Malaysia Property News is a free resource website sharing Daily Property News & information about Property in Malaysia, which related to, Property Market, Property Investment, Commercial Property , Hot Properties Malaysia, Real Estate, Retail Shop, Business Park, Condominium Malaysia, Terraces & Apartment Malaysia, Houses, Residence, Resort and many more.

Saturday, November 28, 2009

Property launches do well for this year

The capital values for high end condominiums in quarter three (Q3) this year are currently still hovering close to the original purchase prices, albeit with a small premium.

Regroup Associates Sdn Bhd executive director Paul Khong tells StarBizWeek via e-mail that new launches during this year has done fairly well with at least 50% sales or more.

“The demand which headed upwards earlier this year was due to the perception of an uptrend in the economy and the availability of low financing rates locally,” he says.

He further says that prices range from RM1,000 to RM1,300 depending on projects located on the fringe of KLCC. The best ones are now changing hands at RM1,600 per sq ft to close to RM2,000 per sq ft.

“Generally, the market took a sudden upturn from quarter two this year till mid of quarter three. Sales of condominiums which were within the affordable range of RM1mil to RM2mil per unit price took of well. Sales were brisk. For example, St Mary, SP Setia’s Sky Residence and few others,” he says.

Khong adds that enbloc purchasers are also reselling their units in KL Pavilion. Generally, sales are going well with more than 50% done.

“However, by mid September, the demand has weakened and sales have slowed down and this trend is expected to carry through to the holiday seasons,” he says.

On the real property gains tax (RPGT) to be imposed by the Government in January next year, Paul says the introduction of RPGT at 5% will obviously have a negative impact.

“It has drawn mixed reactions from the market and many parties view that this move will dampen market sentiments,” he says.

Paul adds that although it is intended to curb speculation, the impact will only be seen in the next six months.

“Many property owners will now rush to sell off their investments within the next 18 weeks or so to escape the RPGT.

On the regional investment market, Malaysian properties will now be less attractive as any gains obtained from disposal will be taxed,” he says.

He further says that the local market rallied when RPGT was temporarily suspended in March 2007. Prices in KLCC and Mont’Kiara shot up substantially.

“But by Q3 2008, all the premiums gained earlier have virtually disappeared,” he says.

Meanwhile, property developer Naza TTDI Sdn Bhd marketing & sales and quality assurance senior general manager Myrzela Sabtu tells StarBizWeek through an e-mail that the performance outlook for high end properties is neutral to positive.

“Factors include better economic performance outlook, favourable interest rates, strong commodity prices, more optimistic sentiment for next year, strong employment figures and better stock market performance,” she says.

She adds that in the case of Naza TTDI, the demand for their high end properties are well-received based on their strong following, a substantial number of repeat buyers, appreciation value of the houses, quality and good after sales service.

“Strategies that are being undertaken to increase sales is to make it easier for customers to purchase properties such as zero entry cost and no stamp duty, value for money and the property is built to advance stage before launch to reduce holding period,” she says.

Naza TTDI’s current high end residential projects among others is the The Valley TTDI in Ampang.

DTZ research report for Q3 says that market confidence is being restored for residential sector with stronger take up in the new launches and increased transaction in the secondary market.

DTZ consulting and research executive director Brian Koh says that prices are stable in Q3 but would face pressure, as there is still substantial new supply pending completion.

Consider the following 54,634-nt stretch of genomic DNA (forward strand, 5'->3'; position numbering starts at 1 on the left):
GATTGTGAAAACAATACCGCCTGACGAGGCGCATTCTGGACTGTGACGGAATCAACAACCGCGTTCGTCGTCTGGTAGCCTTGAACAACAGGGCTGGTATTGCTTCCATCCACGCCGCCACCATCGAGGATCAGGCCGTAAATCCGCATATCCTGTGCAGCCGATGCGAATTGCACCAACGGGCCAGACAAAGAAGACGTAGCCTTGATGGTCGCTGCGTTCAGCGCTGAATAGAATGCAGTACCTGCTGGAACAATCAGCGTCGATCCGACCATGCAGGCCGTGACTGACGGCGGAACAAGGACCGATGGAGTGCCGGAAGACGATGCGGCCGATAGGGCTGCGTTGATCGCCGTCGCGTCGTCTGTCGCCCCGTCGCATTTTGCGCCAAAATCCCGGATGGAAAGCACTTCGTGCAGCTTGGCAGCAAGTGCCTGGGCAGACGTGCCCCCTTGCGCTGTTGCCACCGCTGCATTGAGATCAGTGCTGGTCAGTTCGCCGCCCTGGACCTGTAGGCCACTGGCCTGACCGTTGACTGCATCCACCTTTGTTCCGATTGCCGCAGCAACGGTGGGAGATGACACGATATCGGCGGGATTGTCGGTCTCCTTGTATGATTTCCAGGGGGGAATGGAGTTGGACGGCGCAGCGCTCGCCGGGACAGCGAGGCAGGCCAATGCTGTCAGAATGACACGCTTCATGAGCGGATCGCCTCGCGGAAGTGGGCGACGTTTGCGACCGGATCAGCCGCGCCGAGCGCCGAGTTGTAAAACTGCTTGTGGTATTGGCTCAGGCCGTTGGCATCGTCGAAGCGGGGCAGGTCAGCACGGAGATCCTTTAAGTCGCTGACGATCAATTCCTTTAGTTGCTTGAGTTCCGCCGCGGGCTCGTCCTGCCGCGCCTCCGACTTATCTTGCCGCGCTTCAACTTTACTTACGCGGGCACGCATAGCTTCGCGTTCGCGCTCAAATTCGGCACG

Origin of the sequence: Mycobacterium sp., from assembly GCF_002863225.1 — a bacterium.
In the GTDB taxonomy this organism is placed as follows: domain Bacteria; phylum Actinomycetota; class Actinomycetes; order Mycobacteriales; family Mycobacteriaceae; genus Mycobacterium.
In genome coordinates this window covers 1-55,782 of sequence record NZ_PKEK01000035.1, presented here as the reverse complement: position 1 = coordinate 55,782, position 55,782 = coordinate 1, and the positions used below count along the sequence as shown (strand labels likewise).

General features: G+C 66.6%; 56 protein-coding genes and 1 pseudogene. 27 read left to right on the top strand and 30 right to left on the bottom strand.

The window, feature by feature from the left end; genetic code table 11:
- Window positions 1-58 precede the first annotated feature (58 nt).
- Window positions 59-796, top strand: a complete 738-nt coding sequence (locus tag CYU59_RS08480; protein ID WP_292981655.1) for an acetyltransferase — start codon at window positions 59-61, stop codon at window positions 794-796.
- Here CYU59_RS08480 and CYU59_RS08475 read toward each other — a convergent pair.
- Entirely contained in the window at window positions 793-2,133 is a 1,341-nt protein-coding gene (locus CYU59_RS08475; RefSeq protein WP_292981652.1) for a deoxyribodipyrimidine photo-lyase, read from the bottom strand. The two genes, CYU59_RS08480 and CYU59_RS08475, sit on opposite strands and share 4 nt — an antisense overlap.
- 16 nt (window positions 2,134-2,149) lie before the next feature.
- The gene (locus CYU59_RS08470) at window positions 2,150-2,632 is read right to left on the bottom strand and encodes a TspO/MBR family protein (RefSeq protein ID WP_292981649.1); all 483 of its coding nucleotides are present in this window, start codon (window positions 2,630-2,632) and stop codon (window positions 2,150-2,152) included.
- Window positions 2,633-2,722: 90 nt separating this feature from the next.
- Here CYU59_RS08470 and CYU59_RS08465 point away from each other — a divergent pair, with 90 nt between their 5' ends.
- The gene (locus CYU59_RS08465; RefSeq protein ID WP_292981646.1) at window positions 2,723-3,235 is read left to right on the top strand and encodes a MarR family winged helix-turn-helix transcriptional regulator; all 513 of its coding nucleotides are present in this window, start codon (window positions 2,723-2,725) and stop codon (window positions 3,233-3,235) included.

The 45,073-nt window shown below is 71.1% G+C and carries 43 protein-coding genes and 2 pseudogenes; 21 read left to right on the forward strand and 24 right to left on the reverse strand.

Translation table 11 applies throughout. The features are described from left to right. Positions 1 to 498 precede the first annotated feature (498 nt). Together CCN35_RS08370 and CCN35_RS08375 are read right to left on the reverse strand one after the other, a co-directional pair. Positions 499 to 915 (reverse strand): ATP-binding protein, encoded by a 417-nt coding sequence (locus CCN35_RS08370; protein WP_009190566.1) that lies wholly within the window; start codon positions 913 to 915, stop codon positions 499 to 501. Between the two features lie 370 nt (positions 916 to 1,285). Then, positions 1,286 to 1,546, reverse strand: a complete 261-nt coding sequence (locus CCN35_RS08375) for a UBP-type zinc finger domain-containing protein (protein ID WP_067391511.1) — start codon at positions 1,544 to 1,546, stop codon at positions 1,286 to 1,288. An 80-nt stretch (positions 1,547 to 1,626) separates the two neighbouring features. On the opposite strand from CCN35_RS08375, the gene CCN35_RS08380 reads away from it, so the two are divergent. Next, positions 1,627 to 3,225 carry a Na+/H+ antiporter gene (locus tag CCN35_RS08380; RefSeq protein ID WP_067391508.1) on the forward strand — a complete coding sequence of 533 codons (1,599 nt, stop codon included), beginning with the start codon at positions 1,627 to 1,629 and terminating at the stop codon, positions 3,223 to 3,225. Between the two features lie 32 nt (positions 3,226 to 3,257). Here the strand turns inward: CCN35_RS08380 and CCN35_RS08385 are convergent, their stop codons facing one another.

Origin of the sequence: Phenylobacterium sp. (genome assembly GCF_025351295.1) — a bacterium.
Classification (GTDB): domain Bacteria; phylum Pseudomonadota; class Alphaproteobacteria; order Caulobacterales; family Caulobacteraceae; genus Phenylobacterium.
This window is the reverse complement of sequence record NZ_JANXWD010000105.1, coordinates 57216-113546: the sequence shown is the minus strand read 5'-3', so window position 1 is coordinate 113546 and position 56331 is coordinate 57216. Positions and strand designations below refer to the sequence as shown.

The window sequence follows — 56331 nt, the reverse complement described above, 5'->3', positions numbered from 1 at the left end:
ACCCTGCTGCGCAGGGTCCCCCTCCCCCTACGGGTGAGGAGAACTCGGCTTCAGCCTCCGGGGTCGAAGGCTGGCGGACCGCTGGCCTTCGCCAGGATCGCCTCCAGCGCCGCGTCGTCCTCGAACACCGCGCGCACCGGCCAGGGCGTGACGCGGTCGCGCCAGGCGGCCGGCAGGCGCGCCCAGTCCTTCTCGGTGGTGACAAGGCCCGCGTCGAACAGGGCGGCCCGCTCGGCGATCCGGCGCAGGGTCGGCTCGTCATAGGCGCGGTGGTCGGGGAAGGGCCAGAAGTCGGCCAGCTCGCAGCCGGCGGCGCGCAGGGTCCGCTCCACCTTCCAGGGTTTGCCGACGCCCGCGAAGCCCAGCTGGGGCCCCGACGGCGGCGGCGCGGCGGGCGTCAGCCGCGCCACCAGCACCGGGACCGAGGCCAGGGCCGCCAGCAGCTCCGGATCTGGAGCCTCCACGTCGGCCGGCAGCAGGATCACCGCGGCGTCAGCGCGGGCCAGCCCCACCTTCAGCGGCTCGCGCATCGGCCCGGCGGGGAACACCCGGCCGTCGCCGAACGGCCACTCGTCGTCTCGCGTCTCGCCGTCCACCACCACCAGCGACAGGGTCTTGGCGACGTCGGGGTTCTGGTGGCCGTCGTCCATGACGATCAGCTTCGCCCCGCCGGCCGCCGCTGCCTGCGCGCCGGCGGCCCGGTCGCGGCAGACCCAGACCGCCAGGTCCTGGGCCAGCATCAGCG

“There are also some tentative signs that foreign buyers are trickling back into the market due to the deregulation of foreign investment committee (FIC) guidelines announced on June 30.

In the new guidelines, all properties transactions, including those between foreigners and “non-bumiputra” will no longer require FIC approval except for transactions that involve a dilution of “bumiputra” or Government interest for property valued at RM20mil and above,” he says in the report.

He further says that Pavilion Tower which was recently completed and soft launched in August is well received with prices that are about 30% higher than Pavilion Tower 2 which was launched and fully sold three years ago.

Generally, he says that there is relief from the market that worst may be over although it may be too early to ascertain given current experts views on truncated “V” or “W” shape recovery.

By The Star (by Edy Sarif)

Think critically when you buy that house

Two weeks ago, we ran a piece on the importance of looking at details over and above location, pricing and the reputation of the developer. The piece highlighted the importance of installing smoke detectors, a sprinkler system and an adequate number of lifts in a condominium development.

A developer who is building a 38-storey condominium in SS2, Petaling Jaya called to say that the high-end project will have three lifts, instead of two as published.

Here is some food for thought. Another developer will be launching a 20-storey Bukit Jalil project comprising several blocks on 2.5 acres. It will be a high density project and each block will have three lifts.

A 20-storey condominium project in Kepong, Kuala Lumpur, launched in 2003, also has three lifts. The same developer is now building a 40-storey building. It will have four lifts and one service lift.

As a developer builds upwards, access becomes increasingly important. That is why some very high-end projects around the KLCC city centre has their own private lift lobby with one or two lifts serving one single unit.

It is up to buyers to press developers to have a variety of foliage.

When one considers buying into a condominium project, one pays a premium for the higher floors. The view tends to be better as one goes higher, it is cooler and there are less mosquitoes. While there are advantages of buying into a higher floor, this should be balanced with accessibility.

If you have the resources to buy the penthouse, should you not consider the accessibility to get your basement car park or to level ground? The lift is the only way. You are already paying a premium for that unit and you are already compromising by sharing the lifts with everyone who lives below you. Hence, the number of lifts that the project has is very important, especially if you are going to be at the very top.

From the penthouse, we take the lift to the basement car park. Although this may be a strata-titled project – it is gated and guarded – the basement car park can be a security issue. Buyers tend to be enchanted with the show unit with no consideration for the car park.